Some of the most popular stand-up comedians from UK and beyond will return to the Granite City later this year for the second Aberdeen Comedy Festival.

Launched by Aberdeen Inspired in 2016, this year’s festival will run from Thursday, October 5 to Sunday, October 15.

The eleven-day festival, which has been organised with programming partner Breakneck Comedy, will feature national and international comedians performing at more than 20 venues throughout the city centre.

Sponsored by McGinty’s Meal An’ Ale, the festival will comprise around 50 events, including five free stand-up shows, comedy workshops for children and adults, kids shows, local talent showcases and comedy films screened at the Belmont Filmhouse.

Described as the Canadian Billy Connolly, Craig Campbell (pictured) will headline the launch of the festival at the Lemon Tree in partnership with Aberdeen Performing Arts (APA).

Scottish comedian Fred MacAulay, who performed at the festival last year, will make a return alongside other comedians, including Justin Moorhouse, Gary Delaney and Shazia Mirza – who have all recently featured on a range of panel shows on TV.

Adrian Watson, chief executive of Aberdeen Inspired, said:

“We’re delighted to launch the second Aberdeen Comedy Festival following its tremendous success last year. It really captured the imagination and people turned out in strength for shows across the city centre which had a positive knock-on effect for businesses in the area.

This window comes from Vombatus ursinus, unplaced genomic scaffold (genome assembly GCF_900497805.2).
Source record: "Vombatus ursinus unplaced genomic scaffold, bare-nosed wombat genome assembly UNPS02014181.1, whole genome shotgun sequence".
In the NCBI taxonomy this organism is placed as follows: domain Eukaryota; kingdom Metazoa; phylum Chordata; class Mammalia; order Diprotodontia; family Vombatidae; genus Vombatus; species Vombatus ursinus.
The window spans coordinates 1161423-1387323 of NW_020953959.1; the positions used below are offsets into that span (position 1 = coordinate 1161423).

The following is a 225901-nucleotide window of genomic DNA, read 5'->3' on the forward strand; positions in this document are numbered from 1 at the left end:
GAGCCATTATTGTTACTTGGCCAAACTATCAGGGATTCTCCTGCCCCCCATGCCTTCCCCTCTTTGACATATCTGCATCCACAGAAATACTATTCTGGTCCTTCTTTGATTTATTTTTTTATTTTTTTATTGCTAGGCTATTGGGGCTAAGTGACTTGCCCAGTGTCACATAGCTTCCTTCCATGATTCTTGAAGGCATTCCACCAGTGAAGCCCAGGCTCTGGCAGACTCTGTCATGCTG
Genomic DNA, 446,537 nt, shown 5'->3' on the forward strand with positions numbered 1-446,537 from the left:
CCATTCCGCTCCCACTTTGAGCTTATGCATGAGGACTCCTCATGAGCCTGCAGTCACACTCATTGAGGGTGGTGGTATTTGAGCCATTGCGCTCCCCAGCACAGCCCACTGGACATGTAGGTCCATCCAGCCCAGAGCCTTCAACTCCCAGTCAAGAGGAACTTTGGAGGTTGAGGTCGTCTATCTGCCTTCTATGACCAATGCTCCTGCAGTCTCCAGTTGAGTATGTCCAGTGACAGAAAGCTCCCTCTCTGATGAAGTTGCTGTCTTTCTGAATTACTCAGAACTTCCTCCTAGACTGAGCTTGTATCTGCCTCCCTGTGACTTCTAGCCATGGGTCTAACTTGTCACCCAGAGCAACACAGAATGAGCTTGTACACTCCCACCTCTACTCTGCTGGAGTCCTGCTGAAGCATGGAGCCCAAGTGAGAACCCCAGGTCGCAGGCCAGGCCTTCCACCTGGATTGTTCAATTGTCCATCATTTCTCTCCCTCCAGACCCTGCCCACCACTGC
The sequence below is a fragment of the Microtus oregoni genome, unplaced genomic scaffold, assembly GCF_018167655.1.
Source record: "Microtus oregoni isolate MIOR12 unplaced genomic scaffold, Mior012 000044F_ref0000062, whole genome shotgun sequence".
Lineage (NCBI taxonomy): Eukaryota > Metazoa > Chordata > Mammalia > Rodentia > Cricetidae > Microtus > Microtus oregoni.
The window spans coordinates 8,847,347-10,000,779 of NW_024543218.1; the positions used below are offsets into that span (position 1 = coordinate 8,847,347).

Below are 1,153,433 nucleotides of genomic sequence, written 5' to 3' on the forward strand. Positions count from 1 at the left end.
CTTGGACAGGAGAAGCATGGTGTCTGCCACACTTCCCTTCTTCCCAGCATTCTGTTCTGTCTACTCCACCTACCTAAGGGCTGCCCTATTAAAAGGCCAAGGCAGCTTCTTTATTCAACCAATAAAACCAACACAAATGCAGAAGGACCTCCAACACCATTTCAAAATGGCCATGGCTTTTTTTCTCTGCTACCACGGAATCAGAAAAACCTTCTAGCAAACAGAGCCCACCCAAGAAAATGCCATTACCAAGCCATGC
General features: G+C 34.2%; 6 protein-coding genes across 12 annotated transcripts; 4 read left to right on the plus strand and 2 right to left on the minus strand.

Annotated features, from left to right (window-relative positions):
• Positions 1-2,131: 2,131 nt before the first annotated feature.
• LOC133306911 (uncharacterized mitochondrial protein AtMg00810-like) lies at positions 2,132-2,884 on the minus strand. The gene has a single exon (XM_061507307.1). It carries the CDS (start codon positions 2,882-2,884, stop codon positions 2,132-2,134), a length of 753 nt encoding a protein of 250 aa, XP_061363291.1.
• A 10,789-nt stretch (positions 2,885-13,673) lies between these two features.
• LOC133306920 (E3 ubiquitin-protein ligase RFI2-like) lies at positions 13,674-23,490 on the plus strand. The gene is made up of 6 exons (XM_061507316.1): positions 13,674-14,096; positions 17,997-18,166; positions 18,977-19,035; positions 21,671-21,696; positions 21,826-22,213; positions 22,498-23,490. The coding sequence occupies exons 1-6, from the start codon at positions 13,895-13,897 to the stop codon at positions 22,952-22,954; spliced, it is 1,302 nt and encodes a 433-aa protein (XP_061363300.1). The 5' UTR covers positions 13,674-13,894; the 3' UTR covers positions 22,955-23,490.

“As well as Aberdonians, we welcomed people from the wider north-east area and beyond, and a group even travelled from Norway to see their favourite comedians perform on stage.

“Our aim is to provide the best comedy for both residents and visitors to Aberdeen to enjoy. We have some fantastic comedians already confirmed and the full line-up will be announced soon.

“We hope the public will take the opportunity to enjoy the fantastic range of comedy which will be performed on their doorstep.”

Alan Aitken, Operations Director of McGinty’s, added:

“As a local business, it’s great to welcome cultural events like the Comedy Festival to our city and following the success of last year, we’re really delighted to support the event again.